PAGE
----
Order vanished with a speed and treachery that shocked even Medan's residents, who can, in the best of times, take perverse pleasure in their city's famously brutal reputation. A local lawyer told me an old Medan joke: "Its name stands for Masuklah Engkau Dalam Api Neraka." Enter into the flames of hell. The riots and looting, which had died out by May 7, exceeded in reach and damage those of April 1994, which were touched off by labor protests. This time troops shut the toll road; no ships left nearby Belawan harbor with the rubber, palm oil and coffee that are Sumatra's major exports. Official reports say two people died, including a boy burned to death in a store. Local press reported more fatalities. Scores were hurt, hundreds of shops ransacked, dozens of cars and motorcycles left smoldering.

I usually learn about a city slowly; it does not, at first glance, reveal its deepest conflicts and secrets. Medan was an exception. Its fragile, precarious nature lay exposed, terribly obvious. Its lawlessness, social turmoil and ethnic violence horrified Indonesians, as much for the ferocity as for the dim fear that Medan might be a hint of the country's near future.

The city's descent into chaos appears to have no heroes, only villains and victims. Like fire, tragedy leapt from one group to another. The first to be hurt were Medan's poor. By the end of April, says the Ministry of Manpower, nearly 7,000 workers had lost their jobs. Government statistics are suspect, but multiply that figure by six or seven to imagine the number (wives, relatives, children) affected locally by the deep national recession. The day the riots began, Jakarta hiked the price of fuel as high as 71%, a move that rippled inflation through the rest of the economy. "It's hard to find food, money and work," says a taxi driver. "Incomes and expenses are not balanced."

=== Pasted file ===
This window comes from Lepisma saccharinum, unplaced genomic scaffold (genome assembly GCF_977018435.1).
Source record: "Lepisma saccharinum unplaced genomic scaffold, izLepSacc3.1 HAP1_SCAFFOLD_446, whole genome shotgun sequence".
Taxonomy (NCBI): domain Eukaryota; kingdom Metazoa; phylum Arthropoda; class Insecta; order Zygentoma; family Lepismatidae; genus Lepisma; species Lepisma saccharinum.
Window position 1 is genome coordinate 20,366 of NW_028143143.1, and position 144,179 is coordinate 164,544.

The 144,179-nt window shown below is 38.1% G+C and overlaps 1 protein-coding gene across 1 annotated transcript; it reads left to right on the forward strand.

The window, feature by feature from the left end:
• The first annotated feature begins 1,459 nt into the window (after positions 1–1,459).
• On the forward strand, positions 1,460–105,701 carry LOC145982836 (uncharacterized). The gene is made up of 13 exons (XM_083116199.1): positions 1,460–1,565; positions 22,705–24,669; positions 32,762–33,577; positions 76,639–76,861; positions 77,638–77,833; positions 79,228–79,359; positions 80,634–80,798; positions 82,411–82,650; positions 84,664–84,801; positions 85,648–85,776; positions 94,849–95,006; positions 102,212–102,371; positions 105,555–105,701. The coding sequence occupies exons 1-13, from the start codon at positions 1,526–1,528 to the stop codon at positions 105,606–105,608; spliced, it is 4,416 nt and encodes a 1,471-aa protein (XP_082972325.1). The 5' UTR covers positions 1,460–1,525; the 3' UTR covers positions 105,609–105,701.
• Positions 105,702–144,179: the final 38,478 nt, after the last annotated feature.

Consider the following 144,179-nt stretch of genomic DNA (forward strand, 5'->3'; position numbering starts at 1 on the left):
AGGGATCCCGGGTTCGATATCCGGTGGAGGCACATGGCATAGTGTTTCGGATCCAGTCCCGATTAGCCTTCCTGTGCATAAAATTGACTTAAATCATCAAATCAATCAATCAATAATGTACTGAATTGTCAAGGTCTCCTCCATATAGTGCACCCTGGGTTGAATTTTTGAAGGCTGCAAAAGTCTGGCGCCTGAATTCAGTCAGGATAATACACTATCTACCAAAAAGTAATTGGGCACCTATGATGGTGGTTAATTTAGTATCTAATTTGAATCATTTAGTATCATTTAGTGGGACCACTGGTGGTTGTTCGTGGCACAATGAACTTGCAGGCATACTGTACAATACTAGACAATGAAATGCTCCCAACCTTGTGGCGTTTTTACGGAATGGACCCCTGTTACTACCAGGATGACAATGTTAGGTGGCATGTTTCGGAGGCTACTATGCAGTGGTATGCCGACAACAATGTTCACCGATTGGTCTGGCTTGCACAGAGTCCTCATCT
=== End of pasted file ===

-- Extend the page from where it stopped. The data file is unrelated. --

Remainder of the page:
The second victim is the student movement. Medan's Teacher's Training Institute sits in an area that houses numerous workers. Late on May 4, students left the campus after a day-long demonstration. Suddenly, in the middle of the departing crowd, people began hurling stones at stores near the school, before attacking. As the looting and clashes spread, authorities canceled classes at all of the city's 30 universities. The fact that, at least circumstantially, the riots began with a demonstration has put students on the defensive. "The students were entered by a third party," claims an activist at the University of North Sumatra.